- Manufacturing ,
- Marketing ,
5 Of The Best Marketing Tactics For Manufacturers
Will CraigMay 2018
Whenever you come to the end of a financial year, your senior management needs a breakdown of what you’ve done with your budget.
They want to know how well you’ve executed your marketing campaigns, your return on investment and your future plans to increase leads volumes.
If your marketing strategy is underpinned by the three following tactics:
I strongly recommend that you read this entire article from beginning to end!
Traditionally, manufacturing companies have been slow to adopt change and have relied on tried-and-tested traditional marketing methods. Now let me be clear, there is nothing wrong with attending trade shows or advertising in a trade magazine. Both are robust marking strategies that have stood the test of time and to this day drive large volumes of new business for manufacturing companies and B2B companies in general. But results from traditional marketing methods are waning.
The critical factor to understand is that a solid marketing strategy needs to target the channels where the majority of your target customers are and where they spend most of their time. Unfortunately, print, trade shows and referrals are no longer the big players here.
Now before you make your case to senior management and your CEO says, “Our B2B prospects and customers are different, they don’t have time to read blogs and they don’t check Linkedin“, you should inform them that, 77% of B2B purchases won’t even speak to a salesperson until they’ve done their research first. In fact, they often perform up to 90% of this research on search engines.
Whether you want to admit it or not, your customers are using digital tactics to research their next purchase.
Now that that’s cleared up, let’s have a look at five of the best manufacturing marketing channels in 2018 and some simple tactics you can implement to target your audience exactly where they are.
Organic Search: On-Site Optimisation and Positioning
First, let’s clear up what organic search is. Organic search refers to the section of the search engine results that are earned and not paid for. Now, that’s a bit grey talk for anyone not working in SEO. Basically, any search result that has a little ‘Ad’ box right before the URL is a paid result. All other search results are, as a rule of thumb, organic.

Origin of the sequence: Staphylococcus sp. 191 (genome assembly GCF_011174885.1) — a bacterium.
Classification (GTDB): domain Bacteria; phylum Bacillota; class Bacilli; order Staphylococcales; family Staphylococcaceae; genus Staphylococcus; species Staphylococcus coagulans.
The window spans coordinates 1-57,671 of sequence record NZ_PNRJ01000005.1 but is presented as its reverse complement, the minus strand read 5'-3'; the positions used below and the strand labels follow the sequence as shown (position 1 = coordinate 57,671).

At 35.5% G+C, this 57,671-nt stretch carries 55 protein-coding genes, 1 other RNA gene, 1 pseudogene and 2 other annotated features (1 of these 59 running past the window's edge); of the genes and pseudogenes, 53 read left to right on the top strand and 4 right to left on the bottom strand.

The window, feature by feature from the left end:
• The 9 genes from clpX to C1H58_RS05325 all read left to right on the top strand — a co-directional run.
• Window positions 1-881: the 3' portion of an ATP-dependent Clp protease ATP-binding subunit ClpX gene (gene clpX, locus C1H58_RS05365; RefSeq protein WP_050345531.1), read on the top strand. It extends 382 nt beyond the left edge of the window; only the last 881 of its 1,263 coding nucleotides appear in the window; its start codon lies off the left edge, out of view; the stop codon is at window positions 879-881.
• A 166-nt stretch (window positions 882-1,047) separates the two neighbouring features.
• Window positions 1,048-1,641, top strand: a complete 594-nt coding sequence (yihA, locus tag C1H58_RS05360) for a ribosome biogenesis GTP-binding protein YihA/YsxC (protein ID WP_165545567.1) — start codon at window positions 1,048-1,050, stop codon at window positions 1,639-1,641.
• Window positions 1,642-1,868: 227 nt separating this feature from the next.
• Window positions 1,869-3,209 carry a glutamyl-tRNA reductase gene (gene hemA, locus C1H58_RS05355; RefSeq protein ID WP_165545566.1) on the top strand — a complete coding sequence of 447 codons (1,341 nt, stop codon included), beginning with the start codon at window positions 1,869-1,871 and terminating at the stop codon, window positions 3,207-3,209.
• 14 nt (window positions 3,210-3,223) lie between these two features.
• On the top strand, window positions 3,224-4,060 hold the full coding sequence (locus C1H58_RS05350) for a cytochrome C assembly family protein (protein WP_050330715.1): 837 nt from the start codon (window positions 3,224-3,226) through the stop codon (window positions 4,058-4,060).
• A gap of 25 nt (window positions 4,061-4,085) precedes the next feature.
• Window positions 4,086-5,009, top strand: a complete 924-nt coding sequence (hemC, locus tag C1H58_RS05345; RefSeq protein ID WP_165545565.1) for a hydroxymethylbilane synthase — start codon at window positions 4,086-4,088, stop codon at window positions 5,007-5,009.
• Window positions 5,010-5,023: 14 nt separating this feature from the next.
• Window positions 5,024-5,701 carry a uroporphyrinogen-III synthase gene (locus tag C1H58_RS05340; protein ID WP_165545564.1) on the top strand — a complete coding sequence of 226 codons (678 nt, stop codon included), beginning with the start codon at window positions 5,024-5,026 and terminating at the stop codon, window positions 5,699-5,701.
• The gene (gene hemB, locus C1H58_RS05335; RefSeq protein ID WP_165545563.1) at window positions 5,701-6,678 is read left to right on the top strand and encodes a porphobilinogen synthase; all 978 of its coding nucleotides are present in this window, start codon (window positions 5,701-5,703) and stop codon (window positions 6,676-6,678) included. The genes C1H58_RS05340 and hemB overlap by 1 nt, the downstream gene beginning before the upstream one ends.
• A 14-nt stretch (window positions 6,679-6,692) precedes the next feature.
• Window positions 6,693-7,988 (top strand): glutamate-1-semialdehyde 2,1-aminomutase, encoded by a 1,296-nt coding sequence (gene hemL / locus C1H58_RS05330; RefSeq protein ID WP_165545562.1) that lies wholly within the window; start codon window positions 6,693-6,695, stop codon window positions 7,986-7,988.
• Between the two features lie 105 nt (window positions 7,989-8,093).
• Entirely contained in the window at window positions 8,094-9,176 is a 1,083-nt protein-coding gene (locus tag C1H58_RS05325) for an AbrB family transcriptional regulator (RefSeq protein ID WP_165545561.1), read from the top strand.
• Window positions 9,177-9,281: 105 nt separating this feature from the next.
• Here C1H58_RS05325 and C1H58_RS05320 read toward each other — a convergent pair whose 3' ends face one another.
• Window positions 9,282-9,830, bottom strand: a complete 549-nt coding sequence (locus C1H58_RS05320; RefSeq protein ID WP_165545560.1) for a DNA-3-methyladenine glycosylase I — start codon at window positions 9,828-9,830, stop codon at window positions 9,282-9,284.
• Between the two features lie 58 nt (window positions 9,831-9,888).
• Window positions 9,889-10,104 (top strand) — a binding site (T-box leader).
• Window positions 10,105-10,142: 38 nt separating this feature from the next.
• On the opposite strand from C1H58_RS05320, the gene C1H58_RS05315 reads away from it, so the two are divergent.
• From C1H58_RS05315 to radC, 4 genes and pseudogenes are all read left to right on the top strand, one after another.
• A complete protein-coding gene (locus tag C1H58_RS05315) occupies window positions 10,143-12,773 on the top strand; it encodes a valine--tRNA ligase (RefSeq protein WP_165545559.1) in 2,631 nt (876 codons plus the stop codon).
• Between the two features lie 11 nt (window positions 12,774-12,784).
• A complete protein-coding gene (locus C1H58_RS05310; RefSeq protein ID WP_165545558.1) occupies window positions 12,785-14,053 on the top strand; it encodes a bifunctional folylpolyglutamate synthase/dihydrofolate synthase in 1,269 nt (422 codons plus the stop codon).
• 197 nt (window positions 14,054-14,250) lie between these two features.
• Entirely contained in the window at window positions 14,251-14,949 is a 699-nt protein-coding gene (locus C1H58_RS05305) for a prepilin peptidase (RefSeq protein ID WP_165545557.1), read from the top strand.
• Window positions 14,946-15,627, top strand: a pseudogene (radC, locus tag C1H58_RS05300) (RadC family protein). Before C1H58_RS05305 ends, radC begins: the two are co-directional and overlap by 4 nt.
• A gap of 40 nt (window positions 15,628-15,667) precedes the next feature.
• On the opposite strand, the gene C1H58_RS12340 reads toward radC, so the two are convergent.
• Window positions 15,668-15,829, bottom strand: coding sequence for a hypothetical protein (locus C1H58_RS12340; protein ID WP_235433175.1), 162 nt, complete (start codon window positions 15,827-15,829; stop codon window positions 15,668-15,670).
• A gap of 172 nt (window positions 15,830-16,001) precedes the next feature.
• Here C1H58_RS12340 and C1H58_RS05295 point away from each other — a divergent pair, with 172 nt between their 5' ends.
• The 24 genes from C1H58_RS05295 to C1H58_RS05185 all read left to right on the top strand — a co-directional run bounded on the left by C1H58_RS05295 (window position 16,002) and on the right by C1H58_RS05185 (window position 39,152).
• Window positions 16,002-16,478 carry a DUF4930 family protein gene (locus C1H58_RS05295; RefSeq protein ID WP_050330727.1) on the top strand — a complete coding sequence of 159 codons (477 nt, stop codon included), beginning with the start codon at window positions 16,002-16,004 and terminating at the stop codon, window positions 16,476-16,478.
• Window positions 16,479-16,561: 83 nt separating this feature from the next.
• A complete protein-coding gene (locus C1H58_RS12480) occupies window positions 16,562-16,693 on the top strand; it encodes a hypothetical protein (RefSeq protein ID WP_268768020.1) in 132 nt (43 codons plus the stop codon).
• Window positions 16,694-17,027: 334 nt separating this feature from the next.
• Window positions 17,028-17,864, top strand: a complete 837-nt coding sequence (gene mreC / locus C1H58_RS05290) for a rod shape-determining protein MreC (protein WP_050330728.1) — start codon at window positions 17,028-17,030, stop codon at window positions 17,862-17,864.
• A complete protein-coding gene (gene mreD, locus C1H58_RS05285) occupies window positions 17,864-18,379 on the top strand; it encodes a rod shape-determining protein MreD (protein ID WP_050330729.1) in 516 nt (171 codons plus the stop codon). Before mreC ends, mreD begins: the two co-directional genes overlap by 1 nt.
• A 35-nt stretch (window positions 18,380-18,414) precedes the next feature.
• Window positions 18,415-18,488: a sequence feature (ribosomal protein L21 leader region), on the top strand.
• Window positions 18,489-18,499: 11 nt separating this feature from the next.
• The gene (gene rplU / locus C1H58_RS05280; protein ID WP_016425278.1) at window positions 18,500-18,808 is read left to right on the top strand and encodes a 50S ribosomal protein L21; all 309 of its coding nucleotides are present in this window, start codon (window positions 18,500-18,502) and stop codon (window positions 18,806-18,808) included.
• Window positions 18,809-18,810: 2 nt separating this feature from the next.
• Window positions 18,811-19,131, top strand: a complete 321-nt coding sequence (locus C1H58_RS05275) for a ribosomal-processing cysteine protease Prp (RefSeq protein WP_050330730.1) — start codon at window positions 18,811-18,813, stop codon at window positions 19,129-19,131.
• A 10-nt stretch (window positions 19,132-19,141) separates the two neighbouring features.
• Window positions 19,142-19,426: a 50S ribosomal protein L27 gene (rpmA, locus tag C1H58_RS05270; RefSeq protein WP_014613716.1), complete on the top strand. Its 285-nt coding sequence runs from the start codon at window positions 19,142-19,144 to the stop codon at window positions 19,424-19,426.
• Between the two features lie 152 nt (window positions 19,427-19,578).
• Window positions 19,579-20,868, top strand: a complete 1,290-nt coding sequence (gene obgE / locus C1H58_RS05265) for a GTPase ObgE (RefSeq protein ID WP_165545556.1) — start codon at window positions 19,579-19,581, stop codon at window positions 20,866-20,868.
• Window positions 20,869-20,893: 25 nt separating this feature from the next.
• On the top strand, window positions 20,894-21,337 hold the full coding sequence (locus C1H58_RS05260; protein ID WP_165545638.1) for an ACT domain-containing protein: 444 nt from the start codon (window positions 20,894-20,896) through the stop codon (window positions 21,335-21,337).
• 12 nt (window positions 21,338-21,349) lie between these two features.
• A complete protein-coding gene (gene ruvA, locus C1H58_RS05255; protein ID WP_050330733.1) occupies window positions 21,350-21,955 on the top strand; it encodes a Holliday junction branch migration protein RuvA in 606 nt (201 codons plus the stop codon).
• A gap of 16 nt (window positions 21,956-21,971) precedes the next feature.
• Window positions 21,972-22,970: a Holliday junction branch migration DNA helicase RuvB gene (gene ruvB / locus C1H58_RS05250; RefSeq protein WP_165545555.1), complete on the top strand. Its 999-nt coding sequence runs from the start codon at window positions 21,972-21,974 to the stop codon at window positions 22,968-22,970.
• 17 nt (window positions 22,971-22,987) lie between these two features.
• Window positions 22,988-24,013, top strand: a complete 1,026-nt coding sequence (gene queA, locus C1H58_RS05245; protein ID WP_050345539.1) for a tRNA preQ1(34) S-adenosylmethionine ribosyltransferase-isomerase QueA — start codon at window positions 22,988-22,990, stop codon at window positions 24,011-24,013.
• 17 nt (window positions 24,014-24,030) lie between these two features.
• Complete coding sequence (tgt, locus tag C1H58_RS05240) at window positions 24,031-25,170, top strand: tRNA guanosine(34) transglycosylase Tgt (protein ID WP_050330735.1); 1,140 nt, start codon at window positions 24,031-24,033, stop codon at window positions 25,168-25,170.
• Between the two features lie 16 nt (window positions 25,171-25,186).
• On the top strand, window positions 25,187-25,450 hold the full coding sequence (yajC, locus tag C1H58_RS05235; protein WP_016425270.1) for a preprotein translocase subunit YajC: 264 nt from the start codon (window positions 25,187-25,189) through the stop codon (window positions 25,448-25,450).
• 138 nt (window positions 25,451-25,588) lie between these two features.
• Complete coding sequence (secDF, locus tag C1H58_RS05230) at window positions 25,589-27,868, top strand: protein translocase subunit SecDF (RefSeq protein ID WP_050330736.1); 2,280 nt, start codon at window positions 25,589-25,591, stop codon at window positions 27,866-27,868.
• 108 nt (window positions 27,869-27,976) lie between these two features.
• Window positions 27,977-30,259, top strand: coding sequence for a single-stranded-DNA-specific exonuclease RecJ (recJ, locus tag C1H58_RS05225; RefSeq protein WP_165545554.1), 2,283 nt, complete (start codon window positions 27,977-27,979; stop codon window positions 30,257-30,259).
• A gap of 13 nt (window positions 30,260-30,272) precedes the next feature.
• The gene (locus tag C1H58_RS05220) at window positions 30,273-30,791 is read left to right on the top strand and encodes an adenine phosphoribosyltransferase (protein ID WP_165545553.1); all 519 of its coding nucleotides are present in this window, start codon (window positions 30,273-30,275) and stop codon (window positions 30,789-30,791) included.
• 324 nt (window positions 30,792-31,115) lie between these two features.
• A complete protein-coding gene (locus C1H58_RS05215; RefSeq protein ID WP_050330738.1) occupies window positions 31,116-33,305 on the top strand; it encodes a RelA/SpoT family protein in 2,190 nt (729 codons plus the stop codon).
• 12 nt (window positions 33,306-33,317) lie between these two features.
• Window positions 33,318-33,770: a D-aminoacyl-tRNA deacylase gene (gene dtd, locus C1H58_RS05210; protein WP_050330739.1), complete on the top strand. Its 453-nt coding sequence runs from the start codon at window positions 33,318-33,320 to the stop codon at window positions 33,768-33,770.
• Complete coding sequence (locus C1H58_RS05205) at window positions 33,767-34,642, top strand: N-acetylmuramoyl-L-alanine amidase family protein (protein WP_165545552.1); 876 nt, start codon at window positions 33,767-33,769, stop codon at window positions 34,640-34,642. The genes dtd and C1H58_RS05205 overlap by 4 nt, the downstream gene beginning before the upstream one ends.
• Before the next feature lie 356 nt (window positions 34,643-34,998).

To learn more about organic search check out our blog: Organic Vs. Paid: Where You Should Invest Your Budget.
A lot of SEO is technical and requires a person with some technical know-how but there are some quick changes you can make right now that are likely to increase your organic rankings. Let’s dig into how you can aid your website’s visibility in the search engine rankings.
Late last year Google officially announced that HTTPS would become a ranking factor, meaning that websites using secure encryption could get a noticeable boost in their rankings.
How much of a boost is open for debate but according to research carried out by Backlinko, who analysed 1 million search results, they found that there was a strong correlation between higher rankings on Google’s first page and sites with HTTPS.
65% of domains ranking for high-volume keywords are HTTPS
Internet users want to find answers to their questions as fast as possible and if your website is sluggish, this will have a knock-on effect on the number of users that stick around. This, in turn, will have a negative effect on your rankings as search engines don’t want to promote sites that people immediately leave.
Site speed as a rank factor is nothing new; Google announced this was part of their algorithm way back in 2010.
In a recent survey performed by SEMRush, site speed didn’t feature in their top 20 rank factors. That said, what did dominate the list was user-based metrics — bounce rate, time on site, pages per session, etc. — that could be influenced by site speed.
If your site takes over 3 seconds to load a user will likely immediately leave your site, resulting in:
- A high bounce rate
- Low site time
- A high number of single page view sessions
This all adds up to the potential of poor ranking.
Site Speed Takeaways
Title tags are one of the most important on-page factors for SEO after content. If you’re not familiar with page titles, check out our handy explainer graphic below.